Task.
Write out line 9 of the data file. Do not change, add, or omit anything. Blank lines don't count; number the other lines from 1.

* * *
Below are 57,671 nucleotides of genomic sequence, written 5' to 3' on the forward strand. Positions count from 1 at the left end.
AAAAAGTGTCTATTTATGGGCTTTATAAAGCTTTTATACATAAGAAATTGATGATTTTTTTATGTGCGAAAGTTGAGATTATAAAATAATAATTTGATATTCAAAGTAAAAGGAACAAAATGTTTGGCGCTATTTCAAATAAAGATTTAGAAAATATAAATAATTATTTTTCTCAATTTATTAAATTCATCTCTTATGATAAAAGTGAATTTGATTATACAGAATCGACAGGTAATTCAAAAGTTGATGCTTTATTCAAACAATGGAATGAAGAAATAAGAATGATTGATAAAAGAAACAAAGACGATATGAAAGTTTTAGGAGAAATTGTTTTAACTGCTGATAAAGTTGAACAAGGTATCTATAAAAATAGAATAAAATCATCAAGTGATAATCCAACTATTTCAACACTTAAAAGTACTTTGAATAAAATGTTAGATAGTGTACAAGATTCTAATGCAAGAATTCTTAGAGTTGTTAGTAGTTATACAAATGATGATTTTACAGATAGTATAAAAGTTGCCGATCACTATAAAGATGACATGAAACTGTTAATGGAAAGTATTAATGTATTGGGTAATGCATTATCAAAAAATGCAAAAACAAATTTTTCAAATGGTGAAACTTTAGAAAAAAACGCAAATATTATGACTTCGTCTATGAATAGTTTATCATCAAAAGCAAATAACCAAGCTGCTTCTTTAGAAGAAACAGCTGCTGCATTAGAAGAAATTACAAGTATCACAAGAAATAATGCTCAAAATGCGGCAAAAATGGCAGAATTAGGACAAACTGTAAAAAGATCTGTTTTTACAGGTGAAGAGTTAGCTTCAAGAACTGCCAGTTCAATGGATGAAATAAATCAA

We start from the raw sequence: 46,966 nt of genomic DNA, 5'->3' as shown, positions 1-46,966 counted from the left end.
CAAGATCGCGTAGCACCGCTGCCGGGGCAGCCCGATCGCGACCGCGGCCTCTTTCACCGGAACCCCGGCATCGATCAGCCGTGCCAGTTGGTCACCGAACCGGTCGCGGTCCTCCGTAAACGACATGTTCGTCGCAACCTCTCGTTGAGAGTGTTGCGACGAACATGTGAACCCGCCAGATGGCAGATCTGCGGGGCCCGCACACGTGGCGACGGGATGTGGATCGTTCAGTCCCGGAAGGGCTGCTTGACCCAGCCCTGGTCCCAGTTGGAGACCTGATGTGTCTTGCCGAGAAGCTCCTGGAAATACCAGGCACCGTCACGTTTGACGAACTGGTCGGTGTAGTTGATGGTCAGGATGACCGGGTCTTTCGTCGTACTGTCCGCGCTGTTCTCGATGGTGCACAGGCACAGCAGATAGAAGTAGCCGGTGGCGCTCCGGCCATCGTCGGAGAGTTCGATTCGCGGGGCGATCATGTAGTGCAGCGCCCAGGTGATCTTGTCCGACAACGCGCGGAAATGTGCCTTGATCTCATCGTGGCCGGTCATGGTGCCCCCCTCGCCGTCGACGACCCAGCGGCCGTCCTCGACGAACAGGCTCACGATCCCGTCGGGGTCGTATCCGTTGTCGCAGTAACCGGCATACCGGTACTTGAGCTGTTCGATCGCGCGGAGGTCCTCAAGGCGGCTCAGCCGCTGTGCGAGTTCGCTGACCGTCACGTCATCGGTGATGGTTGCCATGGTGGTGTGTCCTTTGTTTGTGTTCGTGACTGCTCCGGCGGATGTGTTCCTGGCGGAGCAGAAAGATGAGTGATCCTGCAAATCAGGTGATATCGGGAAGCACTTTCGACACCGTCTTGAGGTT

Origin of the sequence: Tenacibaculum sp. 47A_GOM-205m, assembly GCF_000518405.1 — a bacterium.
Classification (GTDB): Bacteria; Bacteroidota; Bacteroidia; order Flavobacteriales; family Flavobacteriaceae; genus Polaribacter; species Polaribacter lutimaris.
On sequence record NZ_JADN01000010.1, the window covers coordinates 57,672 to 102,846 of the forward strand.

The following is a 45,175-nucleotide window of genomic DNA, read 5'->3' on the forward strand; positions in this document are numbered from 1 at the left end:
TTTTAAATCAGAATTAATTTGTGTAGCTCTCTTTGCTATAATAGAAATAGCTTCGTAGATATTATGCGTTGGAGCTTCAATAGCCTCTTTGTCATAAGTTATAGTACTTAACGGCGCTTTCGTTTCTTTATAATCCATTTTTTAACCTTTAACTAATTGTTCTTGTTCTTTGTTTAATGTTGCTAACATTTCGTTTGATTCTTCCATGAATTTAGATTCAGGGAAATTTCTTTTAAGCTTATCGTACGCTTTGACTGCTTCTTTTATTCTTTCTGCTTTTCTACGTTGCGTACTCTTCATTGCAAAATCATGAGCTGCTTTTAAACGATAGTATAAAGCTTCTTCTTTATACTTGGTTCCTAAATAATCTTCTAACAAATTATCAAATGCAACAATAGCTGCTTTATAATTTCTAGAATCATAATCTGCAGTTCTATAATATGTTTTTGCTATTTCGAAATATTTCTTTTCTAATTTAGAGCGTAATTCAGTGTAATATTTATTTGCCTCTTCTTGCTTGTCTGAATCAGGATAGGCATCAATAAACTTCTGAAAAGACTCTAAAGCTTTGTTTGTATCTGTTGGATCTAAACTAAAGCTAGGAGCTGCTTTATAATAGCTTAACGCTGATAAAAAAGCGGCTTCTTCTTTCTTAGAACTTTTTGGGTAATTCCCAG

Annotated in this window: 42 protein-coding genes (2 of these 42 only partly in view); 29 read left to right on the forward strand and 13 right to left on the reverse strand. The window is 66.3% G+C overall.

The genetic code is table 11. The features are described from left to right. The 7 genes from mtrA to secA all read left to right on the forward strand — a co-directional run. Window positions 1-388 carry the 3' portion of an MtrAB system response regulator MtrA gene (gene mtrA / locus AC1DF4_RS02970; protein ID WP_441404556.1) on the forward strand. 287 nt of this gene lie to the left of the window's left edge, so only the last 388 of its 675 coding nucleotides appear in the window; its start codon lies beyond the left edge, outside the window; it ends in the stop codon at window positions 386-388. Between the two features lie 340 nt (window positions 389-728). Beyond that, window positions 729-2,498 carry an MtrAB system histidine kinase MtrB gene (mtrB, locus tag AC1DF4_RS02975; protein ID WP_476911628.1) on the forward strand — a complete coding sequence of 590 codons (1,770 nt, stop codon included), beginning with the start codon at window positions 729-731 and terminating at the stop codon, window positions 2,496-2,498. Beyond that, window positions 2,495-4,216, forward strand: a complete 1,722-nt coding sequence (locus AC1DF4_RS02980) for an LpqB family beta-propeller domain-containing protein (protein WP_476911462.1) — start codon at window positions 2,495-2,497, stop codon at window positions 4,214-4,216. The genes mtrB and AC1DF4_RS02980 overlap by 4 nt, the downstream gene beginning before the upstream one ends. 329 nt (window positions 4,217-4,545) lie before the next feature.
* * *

TTTTAAATCAGAATTAATTTGTGTAGCTCTCTTTGCTATAATAGAAATAGCTTCGTAGATATTATGCGTTGGAGCTTCAATAGCCTCTTTGTCATAAGTTATAGTACTTAACGGCGCTTTCGTTTCTTTATAATCCATTTTTTAACCTTTAACTAATTGTTCTTGTTCTTTGTTTAATGTTGCTAACATTTCGTTTGATTCTTCCATGAATTTAGATTCAGGGAAATTTCTTTTAAGCTTATCGTACGCTTTGACTGCTTCTTTTATTCTTTCTGCTTTTCTACGTTGCGTACTCTTCATTGCAAAATCATGAGCTGCTTTTAAACGATAGTATAAAGCTTCTTCTTTATACTTGGTTCCTAAATAATCTTCTAACAAATTATCAAATGCAACAATAGCTGCTTTATAATTTCTAGAATCATAATCTGCAGTTCTATAATATGTTTTTGCTATTTCGAAATATTTCTTTTCTAATTTAGAGCGTAATTCAGTGTAATATTTATTTGCCTCTTCTTGCTTGTCTGAATCAGGATAGGCATCAATAAACTTCTGAAAAGACTCTAAAGCTTTGTTTGTATCTGTTGGATCTAAACTAAAGCTAGGAGCTGCTTTATAATAGCTTAACGCTGATAAAAAAGCGGCTTCTTCTTTCTTAGAACTTTTTGGGTAATTCCCAG